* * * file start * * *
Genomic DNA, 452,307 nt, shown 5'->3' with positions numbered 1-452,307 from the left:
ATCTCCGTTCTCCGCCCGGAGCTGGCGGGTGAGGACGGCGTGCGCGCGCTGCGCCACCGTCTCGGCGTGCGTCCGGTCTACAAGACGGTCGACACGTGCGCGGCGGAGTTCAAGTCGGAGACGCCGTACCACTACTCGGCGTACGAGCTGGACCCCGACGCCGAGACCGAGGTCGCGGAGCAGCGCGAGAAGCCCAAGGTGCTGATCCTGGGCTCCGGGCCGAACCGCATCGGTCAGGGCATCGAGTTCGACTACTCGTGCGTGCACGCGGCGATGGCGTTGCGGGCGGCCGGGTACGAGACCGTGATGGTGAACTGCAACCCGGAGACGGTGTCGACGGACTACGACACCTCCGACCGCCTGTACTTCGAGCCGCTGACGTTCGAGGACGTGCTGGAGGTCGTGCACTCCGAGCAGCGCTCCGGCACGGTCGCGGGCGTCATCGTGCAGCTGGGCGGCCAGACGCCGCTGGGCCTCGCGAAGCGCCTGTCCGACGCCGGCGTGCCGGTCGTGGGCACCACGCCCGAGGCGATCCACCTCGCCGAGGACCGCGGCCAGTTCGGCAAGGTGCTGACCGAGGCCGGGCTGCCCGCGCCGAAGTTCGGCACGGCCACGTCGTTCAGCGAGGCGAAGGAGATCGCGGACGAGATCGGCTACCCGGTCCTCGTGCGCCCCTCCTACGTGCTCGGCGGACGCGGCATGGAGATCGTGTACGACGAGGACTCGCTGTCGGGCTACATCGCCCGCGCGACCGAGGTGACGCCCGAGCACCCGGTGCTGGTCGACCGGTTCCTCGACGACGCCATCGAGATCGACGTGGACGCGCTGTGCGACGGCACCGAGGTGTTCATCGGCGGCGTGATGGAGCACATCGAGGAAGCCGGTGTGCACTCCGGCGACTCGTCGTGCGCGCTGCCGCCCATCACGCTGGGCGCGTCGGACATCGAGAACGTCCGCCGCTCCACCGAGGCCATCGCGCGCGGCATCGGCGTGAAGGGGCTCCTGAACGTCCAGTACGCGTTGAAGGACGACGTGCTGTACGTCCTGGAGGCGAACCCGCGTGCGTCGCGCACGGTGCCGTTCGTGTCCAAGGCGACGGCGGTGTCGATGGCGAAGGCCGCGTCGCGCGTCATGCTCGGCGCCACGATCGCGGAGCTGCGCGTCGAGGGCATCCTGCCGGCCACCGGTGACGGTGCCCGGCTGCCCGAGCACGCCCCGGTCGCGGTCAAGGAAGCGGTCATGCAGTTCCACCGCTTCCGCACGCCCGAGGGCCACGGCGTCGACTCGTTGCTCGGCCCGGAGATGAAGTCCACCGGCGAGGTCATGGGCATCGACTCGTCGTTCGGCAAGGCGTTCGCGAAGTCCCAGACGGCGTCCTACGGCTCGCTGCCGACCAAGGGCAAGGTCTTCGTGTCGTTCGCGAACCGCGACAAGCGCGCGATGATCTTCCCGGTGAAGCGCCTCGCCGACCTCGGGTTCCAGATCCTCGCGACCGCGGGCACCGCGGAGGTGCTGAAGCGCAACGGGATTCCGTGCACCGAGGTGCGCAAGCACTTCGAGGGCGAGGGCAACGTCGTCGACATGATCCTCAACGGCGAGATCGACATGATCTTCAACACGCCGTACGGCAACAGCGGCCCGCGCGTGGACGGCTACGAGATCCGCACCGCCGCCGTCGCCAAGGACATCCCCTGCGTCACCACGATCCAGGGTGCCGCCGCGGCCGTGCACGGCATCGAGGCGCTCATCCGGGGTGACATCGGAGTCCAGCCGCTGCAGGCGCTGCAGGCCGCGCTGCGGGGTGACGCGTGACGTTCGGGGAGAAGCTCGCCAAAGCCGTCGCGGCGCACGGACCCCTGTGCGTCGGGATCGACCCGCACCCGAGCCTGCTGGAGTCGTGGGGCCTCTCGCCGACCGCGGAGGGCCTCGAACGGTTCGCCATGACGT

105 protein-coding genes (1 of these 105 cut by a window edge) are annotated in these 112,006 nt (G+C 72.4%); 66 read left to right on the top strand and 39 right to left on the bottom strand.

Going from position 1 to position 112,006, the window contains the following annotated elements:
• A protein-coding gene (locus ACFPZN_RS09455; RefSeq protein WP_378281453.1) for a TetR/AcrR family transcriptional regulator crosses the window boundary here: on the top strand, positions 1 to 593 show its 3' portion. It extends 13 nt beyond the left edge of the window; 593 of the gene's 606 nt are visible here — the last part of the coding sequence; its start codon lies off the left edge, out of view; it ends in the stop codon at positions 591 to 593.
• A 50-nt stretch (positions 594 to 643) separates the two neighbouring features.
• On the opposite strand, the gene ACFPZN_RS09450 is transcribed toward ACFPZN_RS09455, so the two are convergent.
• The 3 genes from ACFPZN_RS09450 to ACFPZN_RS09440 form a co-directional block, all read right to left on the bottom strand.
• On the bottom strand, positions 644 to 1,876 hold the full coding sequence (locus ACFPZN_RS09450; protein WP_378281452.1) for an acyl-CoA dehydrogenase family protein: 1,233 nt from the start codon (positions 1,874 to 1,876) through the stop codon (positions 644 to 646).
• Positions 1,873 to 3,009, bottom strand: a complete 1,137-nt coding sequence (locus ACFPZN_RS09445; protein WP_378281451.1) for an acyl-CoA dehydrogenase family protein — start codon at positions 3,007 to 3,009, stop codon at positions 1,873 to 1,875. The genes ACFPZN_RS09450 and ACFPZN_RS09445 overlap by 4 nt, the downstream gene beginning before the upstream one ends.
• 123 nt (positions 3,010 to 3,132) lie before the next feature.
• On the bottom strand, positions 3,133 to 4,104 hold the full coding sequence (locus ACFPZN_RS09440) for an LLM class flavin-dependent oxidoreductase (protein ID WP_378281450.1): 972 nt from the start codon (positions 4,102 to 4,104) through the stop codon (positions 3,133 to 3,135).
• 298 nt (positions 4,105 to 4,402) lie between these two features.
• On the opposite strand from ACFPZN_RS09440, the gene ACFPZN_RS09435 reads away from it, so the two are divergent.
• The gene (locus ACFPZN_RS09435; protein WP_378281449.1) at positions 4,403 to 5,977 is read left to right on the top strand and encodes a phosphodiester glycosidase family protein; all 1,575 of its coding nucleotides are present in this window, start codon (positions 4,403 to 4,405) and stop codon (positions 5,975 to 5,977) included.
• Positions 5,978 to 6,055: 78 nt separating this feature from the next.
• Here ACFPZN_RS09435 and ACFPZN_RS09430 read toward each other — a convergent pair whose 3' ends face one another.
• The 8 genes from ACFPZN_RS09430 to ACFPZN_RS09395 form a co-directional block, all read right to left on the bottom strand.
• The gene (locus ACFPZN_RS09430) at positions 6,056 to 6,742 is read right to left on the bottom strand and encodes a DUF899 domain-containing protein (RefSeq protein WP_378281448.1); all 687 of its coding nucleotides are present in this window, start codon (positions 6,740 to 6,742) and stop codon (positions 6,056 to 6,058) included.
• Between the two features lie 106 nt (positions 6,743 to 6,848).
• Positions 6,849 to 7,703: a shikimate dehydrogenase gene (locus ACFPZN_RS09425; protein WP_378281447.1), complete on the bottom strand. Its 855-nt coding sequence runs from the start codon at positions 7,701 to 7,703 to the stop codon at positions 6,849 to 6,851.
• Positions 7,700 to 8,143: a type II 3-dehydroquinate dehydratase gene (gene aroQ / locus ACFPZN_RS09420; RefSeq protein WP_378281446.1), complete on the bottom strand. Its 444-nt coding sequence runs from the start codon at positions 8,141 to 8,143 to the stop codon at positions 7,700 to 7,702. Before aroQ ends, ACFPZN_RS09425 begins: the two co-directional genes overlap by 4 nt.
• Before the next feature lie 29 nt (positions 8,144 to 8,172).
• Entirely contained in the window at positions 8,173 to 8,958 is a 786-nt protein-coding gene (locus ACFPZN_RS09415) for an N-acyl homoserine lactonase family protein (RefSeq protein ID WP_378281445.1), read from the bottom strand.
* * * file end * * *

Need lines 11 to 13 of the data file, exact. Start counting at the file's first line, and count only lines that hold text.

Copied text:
• 123 nt (positions 3,010 to 3,132) lie before the next feature.
• On the bottom strand, positions 3,133 to 4,104 hold the full coding sequence (locus ACFPZN_RS09440) for an LLM class flavin-dependent oxidoreductase (protein ID WP_378281450.1): 972 nt from the start codon (positions 4,102 to 4,104) through the stop codon (positions 3,133 to 3,135).
• 298 nt (positions 4,105 to 4,402) lie between these two features.